So if a large proportion of these climate scientists don't think that doubling the atmospheric CO2 concentration will cause problematic warming what (according to them) is causing the current problematic warming trend?
Do you understand the logical fallacy of "loaded question?" Look it up, because your question commits that fallacy.
Most scientists accept that there's been some warming. How much of it is caused by CO2 is an open question, because the models need adjusting (though to be fair, the main difficulty is likely in over-estimating feedbacks). Scientists disagree on that problem, but the main question that matters from a practical standpoint is, "what should we do?" There's no consensus on this at all.
1) Should we do nothing, because eventually technology will replace coal before anything bad happens? (this is suggested by John Christy).
2) Should we do nothing, even though damage will be caused, because the damage will be easier to fix than to prevent? (I believe Bjorn Lomborg holds this view).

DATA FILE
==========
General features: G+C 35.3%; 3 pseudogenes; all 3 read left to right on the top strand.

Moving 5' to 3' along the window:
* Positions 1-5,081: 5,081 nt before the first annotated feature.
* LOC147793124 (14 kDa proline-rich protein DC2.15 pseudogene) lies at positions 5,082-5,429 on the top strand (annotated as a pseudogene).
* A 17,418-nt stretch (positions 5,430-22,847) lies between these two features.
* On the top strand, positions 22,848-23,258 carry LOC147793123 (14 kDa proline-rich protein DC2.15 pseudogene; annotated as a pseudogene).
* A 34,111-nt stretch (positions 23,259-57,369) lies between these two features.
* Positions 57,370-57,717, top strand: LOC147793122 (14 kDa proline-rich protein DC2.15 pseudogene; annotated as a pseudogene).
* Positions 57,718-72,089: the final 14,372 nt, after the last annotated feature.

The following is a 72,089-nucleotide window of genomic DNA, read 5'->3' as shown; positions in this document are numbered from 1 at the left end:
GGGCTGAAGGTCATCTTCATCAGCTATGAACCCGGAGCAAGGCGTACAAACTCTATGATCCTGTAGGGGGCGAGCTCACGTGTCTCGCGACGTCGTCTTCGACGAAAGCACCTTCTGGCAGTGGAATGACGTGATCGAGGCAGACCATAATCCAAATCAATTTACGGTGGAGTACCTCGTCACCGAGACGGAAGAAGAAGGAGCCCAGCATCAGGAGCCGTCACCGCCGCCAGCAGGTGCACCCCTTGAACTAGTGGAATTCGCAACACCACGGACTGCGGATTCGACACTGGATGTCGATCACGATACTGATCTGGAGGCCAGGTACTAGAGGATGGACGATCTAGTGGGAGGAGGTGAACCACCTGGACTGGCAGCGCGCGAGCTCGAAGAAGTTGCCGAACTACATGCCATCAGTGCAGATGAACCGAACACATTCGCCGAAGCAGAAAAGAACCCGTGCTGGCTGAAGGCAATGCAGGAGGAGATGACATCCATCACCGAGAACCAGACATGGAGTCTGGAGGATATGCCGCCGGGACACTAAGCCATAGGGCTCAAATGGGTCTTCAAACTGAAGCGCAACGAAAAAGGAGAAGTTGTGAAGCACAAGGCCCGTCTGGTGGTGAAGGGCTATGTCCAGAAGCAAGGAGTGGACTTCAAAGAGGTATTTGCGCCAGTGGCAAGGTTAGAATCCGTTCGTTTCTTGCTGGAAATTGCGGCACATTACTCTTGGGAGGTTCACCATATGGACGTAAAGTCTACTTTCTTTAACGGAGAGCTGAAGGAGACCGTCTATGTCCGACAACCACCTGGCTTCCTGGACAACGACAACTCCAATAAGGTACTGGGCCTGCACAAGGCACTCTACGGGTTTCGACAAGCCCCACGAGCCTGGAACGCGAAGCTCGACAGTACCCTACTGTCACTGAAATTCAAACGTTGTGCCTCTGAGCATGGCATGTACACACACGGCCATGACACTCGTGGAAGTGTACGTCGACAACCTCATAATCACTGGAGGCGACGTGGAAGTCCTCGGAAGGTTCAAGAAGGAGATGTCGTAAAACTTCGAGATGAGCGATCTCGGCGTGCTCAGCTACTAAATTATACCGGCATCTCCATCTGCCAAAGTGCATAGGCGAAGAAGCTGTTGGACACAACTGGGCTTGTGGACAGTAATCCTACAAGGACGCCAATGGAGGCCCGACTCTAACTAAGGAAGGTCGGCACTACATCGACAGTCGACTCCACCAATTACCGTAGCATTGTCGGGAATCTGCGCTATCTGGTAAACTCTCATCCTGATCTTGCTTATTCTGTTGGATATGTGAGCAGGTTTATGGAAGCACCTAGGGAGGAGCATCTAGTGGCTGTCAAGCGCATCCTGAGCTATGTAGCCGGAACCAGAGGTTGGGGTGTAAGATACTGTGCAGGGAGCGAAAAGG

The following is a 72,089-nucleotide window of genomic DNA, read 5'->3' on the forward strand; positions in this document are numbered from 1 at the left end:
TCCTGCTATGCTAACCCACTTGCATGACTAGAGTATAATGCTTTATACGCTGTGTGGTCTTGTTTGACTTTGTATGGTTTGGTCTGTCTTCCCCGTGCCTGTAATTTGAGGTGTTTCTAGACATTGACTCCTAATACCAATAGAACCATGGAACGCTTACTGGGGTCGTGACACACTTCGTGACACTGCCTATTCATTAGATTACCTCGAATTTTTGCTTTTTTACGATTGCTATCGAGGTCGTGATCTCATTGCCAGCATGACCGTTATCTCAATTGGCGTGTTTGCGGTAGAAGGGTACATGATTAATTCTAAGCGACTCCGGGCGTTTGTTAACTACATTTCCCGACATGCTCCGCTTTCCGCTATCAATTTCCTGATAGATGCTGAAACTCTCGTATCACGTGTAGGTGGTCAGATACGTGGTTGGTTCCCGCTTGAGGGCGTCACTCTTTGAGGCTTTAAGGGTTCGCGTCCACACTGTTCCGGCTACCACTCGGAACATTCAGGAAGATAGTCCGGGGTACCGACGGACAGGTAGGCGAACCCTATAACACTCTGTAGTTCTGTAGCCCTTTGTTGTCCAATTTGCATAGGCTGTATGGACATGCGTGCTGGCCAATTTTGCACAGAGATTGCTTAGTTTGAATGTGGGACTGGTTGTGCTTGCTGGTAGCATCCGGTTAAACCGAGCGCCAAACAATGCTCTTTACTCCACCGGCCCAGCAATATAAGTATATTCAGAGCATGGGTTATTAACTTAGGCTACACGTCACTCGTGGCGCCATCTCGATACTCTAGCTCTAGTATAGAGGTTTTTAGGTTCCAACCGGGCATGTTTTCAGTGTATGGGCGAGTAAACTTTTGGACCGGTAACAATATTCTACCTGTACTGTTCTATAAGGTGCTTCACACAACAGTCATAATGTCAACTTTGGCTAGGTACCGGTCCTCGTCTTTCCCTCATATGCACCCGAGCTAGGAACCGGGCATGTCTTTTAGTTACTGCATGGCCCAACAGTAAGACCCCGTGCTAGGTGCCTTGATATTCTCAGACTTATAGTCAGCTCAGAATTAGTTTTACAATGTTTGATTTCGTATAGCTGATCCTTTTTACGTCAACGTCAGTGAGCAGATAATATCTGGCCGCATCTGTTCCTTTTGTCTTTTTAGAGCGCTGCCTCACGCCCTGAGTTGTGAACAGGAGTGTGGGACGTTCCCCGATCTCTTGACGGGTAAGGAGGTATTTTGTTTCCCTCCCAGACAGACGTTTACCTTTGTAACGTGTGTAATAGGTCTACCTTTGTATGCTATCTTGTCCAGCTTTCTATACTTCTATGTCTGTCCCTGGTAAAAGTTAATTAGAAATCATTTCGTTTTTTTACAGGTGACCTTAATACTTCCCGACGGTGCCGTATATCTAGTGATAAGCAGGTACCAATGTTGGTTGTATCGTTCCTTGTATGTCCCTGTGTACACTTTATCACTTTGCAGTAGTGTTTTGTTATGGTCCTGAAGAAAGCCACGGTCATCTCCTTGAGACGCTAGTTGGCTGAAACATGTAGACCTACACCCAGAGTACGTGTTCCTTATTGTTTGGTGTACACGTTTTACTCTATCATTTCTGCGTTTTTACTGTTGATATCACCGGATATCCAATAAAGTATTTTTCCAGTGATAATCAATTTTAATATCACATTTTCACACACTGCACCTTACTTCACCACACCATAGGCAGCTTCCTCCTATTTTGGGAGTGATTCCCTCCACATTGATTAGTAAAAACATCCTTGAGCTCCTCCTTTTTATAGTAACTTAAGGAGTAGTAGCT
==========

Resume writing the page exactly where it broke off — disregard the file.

3) Should we replace all coal plants with nuclear immediately, even at great expense? (this is proposed by James Hansen)
4) Should we spend a lot of money on research for fusion?
5) Should we spend a lot of money to help push forward the electric car? (I saw this proposed in the Wall Street Journal)?
6) Should we replace all coal power with wind and solar? (this isn't actually possible with today's technology, but some people want it)
7) Should we agree to the Kyoto protocol, damaging the economy while making little impact on CO2 release?
8) Should we agree to the Copenhagen accord, which will do little, but cost billions in transfer payments to impoverished countries?
This is just scratching the surface of possible responses, and there is absolutely no scientific consensus on how to respond to AGW, or even if it needs a response.